on the various types of harassment. Be sure there is a statement
prohibiting mental and verbal abuse or cruelty. And be clear about
the consequences of such behavior for the bully.
|Turnover rates in a specific work area or site,
during certain times of the day or week can be indicators of the
presence of a bully. Keeping statistical records of volunteers who
"just quit" can sometimes help locate the person who is
harassing other volunteers.
|Orientation should review the policies on harassment
of all types. It can also be useful to tell volunteers that the
behavior is not to be tolerated and you are to be notified immediately.
|Volunteers in leadership positions need training
on how to offer criticism without being cruel or abusive. Do not
assume people know how to do this. Better to refresh their knowledge
and skills than have them create a problem.
|Take any complaint seriously and investigate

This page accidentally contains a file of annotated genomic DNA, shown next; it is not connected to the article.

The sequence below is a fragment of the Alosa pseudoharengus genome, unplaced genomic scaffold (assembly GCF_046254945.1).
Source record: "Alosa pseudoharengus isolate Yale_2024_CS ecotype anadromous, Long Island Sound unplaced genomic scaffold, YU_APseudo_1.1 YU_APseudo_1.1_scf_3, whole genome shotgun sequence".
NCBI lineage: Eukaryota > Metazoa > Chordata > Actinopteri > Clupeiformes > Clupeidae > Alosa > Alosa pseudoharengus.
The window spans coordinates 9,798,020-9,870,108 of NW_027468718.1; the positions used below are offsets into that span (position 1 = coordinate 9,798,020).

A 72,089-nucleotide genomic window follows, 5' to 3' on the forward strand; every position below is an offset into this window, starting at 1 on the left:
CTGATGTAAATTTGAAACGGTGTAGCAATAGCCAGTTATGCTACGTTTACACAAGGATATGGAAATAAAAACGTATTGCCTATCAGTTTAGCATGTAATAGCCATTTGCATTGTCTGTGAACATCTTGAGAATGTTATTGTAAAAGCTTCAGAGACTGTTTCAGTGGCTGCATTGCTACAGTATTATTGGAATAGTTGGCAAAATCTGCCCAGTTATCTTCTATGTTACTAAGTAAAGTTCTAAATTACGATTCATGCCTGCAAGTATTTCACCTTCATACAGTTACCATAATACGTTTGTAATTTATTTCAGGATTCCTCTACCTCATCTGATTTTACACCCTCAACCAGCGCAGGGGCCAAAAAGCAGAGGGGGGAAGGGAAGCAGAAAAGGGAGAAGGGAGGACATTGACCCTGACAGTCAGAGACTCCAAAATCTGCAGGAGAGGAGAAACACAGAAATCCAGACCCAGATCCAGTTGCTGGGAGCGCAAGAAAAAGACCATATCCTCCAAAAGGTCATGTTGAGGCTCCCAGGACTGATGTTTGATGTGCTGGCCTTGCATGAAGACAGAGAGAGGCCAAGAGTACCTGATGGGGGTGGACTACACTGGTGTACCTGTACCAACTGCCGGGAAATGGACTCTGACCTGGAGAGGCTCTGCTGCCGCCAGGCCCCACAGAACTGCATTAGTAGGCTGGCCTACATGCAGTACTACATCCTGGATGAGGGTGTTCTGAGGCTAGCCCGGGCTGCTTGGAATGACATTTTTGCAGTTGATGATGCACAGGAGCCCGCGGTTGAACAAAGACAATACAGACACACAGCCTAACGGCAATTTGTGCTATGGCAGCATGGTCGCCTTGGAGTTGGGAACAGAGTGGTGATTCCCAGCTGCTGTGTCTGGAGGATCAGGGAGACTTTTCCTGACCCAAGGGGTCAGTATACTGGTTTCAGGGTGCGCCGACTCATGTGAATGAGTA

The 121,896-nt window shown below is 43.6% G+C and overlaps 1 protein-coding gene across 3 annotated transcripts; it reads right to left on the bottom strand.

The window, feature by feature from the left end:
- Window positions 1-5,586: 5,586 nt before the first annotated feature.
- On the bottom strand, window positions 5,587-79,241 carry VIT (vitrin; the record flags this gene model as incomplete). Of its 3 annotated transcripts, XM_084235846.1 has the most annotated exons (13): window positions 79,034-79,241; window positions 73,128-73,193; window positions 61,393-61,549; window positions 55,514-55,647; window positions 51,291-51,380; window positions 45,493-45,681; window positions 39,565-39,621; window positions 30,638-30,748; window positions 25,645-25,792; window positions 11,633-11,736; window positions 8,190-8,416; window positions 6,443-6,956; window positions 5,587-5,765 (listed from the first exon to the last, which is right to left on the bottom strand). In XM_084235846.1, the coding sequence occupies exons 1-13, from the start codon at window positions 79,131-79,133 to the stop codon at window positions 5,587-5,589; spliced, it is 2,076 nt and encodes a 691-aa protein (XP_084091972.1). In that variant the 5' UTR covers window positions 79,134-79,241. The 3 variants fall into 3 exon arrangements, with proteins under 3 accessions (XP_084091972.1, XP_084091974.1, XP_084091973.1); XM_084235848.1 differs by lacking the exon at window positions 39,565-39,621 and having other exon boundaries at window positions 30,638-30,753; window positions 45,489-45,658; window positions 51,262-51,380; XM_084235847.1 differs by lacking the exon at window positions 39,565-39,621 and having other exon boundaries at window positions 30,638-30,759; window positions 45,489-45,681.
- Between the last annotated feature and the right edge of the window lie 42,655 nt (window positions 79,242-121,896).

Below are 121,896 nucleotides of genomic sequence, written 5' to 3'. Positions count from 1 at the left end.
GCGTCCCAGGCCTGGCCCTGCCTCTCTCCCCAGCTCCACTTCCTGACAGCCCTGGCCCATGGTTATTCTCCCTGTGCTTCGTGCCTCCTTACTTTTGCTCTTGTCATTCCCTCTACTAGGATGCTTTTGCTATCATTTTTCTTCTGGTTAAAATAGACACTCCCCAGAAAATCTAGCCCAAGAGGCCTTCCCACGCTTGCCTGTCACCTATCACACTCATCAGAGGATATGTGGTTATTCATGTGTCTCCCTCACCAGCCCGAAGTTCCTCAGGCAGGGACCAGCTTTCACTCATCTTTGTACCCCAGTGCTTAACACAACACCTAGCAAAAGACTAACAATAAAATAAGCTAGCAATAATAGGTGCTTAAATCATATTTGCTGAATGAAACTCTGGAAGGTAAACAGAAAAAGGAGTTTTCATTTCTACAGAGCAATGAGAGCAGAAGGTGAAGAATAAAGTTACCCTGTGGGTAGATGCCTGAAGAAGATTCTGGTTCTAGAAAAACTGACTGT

to the full extent of your authority. Investigate and keep the person
reporting the bullying in the loop on progress toward a remedy.
|| For more information
on policies and strategies for volunteer programs read
These books can be found and purchased in
- Definition: Policies for Volunteer
Programs by Linda Graff and/or
- Risk Management: Strategies for Managing
Volunteer Programs by Sarah Henson and Bruce Larson
The Power of Email
The Dana-Farber Cancer Institute in Boston runs a
Pan-Massachusetts two day bike-a-thon. Riders agree to raise a minimum
of $1000 through the pledges of friends and family. For the August 2002
ride the organizers added a new wrinkle. The riders received a short
(20 seconds) email with photos and music of past rides. At the click
of a button they could forward the message. The email provided an easy
link to the event's Web site, where online contributions could be made
for the rider.
Riders received the message in mid-July. In the week that followed donations